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The most promising actress to emerge from England since Emma Thompson, AMANDA ROOT (Anne Elliot) has been a leading member of the Royal Shakespeare Company for over five years. At the RSC, she portrayed Juliet opposite Daniel Day Lewis in "Romeo and Juliet," Cressida with Ralph Fiennes in "Troilus and Cressida," and the lead role of Neorza in "Tell Me Honestly," a short sketch written and directed by Kenneth Branagh for the Royal Shakespeare Festival.

"Persuasion" marks Root's first leading role in a film. Since completing it, she played the role of Miss Temple in Franco Zeffirelli's "Jane Eyre," and portrayed a documentary filmmaker whose marriage goes on the rocks, in Stephen Purvis's "In the West," which was lensed in Texas. Root has worked twice before with "Persuasion" director Roger Michell at the RSC: on "The Constant Couple" and on "Some Americans Abroad." She also teamed with Michell on the acclaimed BBC drama "The Buddha of Suburbia."

Her other theatre credits with the Royal Shakespeare Company include: "A Midsummer Night's Dream," "Today," "The Merchant of Venice," "Macbeth," "The Man of Mode," "The Constant Couple," "Some Americans Abroad," "King Lear," "Love's Labours Lost" and "The Seagull." In the West End, Amanda starred in "The House of Bernada Alba" (with Glenda Jackson and Joan Plowright) and "The Dragon's Tail." She also appeared on stage in "The Fairy Queen," "Caesar and Cleopatra," "The Plough and the Stars," "The Devil's Disciple" and "Once In A While The Odd Thing Happens."

Amanda Root starred as Miss Mounsey in BBC-1's four-part series "Love on a Branch Line." Her other television credits include "Time for Murder," "Ladies in Charge," "World's Beyond," "Mary Rose," "The House of Bernarda Alba," "The Man Who Cried," as well as Roger Michell's "The Buddha of Suburbia."

"What I think is hard in any film adaptation of a book is that you might have a whole chapter written about your character's feelings, and then you get a couple of scenes on the film in which you don't say anything. And yet somehow you have to get across how she's feeling. That's the hardest thing. To strike a balance between sharing too much or sharing too little, but actually getting the message across.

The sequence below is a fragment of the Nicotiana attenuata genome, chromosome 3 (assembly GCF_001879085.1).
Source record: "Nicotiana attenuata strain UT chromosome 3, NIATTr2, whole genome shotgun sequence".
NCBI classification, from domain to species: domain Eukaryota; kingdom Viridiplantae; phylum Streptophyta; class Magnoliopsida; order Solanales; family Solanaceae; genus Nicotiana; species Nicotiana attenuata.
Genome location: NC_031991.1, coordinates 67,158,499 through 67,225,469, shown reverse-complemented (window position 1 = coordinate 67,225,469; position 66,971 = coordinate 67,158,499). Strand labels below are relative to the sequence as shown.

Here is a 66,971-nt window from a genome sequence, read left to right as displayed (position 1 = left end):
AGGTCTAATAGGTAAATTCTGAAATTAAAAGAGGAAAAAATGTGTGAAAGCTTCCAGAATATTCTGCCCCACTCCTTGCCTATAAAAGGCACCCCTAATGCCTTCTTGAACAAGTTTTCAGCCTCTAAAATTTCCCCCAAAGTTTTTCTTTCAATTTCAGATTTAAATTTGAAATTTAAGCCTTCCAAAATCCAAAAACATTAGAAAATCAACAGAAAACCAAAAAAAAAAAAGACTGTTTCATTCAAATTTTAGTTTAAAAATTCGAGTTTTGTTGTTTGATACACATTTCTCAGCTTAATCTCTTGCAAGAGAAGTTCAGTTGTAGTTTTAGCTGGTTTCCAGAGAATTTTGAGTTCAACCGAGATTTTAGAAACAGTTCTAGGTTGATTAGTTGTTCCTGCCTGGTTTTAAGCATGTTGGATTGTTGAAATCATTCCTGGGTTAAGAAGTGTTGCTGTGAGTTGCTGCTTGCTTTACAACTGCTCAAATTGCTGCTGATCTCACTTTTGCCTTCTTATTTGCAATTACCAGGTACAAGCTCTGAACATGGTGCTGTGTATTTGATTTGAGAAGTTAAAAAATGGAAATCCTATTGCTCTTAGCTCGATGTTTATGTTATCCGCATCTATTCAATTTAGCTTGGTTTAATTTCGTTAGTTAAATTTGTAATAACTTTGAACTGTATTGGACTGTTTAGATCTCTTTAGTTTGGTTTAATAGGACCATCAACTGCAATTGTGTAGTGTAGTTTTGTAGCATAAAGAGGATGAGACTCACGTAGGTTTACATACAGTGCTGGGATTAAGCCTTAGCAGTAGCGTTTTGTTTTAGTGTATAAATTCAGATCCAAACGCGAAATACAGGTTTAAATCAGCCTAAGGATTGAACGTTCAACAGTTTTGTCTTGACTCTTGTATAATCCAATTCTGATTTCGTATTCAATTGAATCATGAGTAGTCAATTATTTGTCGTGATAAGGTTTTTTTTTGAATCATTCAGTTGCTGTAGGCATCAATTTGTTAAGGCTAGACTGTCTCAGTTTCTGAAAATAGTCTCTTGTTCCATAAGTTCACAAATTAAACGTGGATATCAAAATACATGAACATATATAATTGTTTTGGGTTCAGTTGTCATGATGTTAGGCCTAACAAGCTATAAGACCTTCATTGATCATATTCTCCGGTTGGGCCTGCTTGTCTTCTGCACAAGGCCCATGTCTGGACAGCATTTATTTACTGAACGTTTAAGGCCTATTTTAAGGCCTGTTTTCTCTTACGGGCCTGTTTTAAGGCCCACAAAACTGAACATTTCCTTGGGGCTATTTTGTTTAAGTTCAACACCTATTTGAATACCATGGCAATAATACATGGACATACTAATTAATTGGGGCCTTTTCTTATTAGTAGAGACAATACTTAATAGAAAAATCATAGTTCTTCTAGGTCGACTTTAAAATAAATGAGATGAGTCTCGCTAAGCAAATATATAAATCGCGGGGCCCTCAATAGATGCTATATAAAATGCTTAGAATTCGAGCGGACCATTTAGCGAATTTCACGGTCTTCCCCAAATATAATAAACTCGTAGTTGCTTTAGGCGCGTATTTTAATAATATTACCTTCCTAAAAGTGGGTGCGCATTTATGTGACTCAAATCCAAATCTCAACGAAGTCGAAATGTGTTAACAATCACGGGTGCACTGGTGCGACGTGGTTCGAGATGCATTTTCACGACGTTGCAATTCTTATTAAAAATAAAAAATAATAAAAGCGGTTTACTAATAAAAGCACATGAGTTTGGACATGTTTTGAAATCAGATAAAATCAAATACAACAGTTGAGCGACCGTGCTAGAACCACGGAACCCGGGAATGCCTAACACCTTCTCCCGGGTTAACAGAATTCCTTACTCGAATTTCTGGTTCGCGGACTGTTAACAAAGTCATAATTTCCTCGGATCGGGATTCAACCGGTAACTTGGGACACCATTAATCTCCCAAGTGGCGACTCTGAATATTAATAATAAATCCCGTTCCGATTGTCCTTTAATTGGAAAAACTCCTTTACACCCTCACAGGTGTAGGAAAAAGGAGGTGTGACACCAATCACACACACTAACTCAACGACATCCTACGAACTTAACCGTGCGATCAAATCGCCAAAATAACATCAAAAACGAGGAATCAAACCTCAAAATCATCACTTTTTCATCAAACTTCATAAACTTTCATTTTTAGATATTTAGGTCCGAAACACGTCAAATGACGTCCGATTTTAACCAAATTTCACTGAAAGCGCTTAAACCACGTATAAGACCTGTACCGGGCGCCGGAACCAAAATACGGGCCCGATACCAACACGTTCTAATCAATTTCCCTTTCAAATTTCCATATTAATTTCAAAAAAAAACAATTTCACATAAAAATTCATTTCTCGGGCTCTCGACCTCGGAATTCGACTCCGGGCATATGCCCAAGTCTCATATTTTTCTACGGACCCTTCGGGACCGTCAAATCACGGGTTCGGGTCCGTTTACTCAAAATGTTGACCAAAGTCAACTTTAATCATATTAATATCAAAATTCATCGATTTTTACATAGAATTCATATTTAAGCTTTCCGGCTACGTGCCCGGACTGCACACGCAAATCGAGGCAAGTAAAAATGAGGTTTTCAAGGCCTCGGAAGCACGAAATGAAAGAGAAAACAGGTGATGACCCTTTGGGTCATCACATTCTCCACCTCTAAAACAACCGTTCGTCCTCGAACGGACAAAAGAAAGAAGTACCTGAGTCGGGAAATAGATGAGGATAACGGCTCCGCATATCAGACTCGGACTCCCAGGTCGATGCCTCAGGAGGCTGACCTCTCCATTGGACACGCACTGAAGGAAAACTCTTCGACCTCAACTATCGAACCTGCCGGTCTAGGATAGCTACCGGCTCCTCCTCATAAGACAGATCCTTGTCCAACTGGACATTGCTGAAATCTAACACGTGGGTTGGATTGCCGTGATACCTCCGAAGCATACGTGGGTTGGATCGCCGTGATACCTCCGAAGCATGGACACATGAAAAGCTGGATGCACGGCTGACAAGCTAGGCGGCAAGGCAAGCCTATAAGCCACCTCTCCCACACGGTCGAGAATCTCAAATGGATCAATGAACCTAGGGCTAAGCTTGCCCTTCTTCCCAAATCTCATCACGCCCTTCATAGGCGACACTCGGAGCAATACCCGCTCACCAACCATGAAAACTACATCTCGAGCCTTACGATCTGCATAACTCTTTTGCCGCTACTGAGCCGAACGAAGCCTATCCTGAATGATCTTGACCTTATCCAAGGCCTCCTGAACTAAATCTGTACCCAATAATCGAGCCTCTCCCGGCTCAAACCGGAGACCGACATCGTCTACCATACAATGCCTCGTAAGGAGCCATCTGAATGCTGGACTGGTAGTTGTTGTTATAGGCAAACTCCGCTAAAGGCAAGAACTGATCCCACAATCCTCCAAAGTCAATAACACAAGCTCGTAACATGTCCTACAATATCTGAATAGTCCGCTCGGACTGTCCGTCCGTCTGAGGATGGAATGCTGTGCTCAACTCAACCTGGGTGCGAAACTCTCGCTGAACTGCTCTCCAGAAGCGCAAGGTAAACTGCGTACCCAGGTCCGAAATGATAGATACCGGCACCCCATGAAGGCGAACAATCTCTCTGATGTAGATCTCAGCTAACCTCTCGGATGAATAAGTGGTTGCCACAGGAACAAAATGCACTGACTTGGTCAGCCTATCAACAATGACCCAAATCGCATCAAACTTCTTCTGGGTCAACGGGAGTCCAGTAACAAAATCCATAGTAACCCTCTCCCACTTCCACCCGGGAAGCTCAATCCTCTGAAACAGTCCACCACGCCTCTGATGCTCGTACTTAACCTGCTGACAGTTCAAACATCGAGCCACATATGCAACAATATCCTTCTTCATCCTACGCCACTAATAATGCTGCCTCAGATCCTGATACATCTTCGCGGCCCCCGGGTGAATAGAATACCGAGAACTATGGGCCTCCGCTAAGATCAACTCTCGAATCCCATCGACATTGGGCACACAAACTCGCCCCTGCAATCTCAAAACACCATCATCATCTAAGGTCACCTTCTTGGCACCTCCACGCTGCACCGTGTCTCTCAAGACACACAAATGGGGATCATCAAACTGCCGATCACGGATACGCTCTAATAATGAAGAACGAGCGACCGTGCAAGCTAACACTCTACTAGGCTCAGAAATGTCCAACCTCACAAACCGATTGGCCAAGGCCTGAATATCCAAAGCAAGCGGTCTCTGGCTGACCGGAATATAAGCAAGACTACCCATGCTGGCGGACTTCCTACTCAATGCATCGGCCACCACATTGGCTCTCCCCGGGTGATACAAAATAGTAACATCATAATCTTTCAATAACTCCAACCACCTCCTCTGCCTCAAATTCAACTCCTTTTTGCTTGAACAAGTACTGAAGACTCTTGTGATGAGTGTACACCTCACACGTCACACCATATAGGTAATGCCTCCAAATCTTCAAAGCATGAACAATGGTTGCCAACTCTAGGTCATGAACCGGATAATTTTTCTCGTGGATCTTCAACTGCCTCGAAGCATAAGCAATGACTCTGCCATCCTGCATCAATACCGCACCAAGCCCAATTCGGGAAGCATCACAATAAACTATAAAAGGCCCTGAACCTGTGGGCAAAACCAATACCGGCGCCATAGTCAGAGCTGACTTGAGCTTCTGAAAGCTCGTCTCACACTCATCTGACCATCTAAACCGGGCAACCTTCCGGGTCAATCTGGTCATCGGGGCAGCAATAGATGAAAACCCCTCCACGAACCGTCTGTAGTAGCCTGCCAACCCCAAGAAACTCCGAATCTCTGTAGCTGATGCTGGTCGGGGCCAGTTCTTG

You might notice that Anne Elliot doesn't say as much as the other people in the first half of the film, and that's right. It's right that she doesn't say a lot, because that's the kind of woman she is.

Anne's had to deal with an awful lot of pain because she lost the man of her dreams. She also left him not through her own will but because she was persuaded that that was the right thing to do. That's part of the tragedy in a sense, that she has coped with it. She's somebody who accepts her life as it is, and fully prepared to settle down to spinsterhood, and die an old maid. She doesn't expect Frederick Wentworth to come back, and if he didn't she would have a relatively happy life, but he does comes back, and she has to readjust. She is now a much more mature woman, and I think she would not make the same choices again, although she has to respect the choice she made when she was younger.

Anne Elliot had to squash the romantic side of her nature for years. The best thing about playing her is bringing that part of her back to life again. She is genuinely kind and generous, good and noble without ever becoming precious or whimsical. Despite the fact that her heart has been broken, she is remarkably strong, courageous and selfless. She never feels sorry for herself, she manages to put her feelings aside and remain positive."

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Last modified 21-September-1995.
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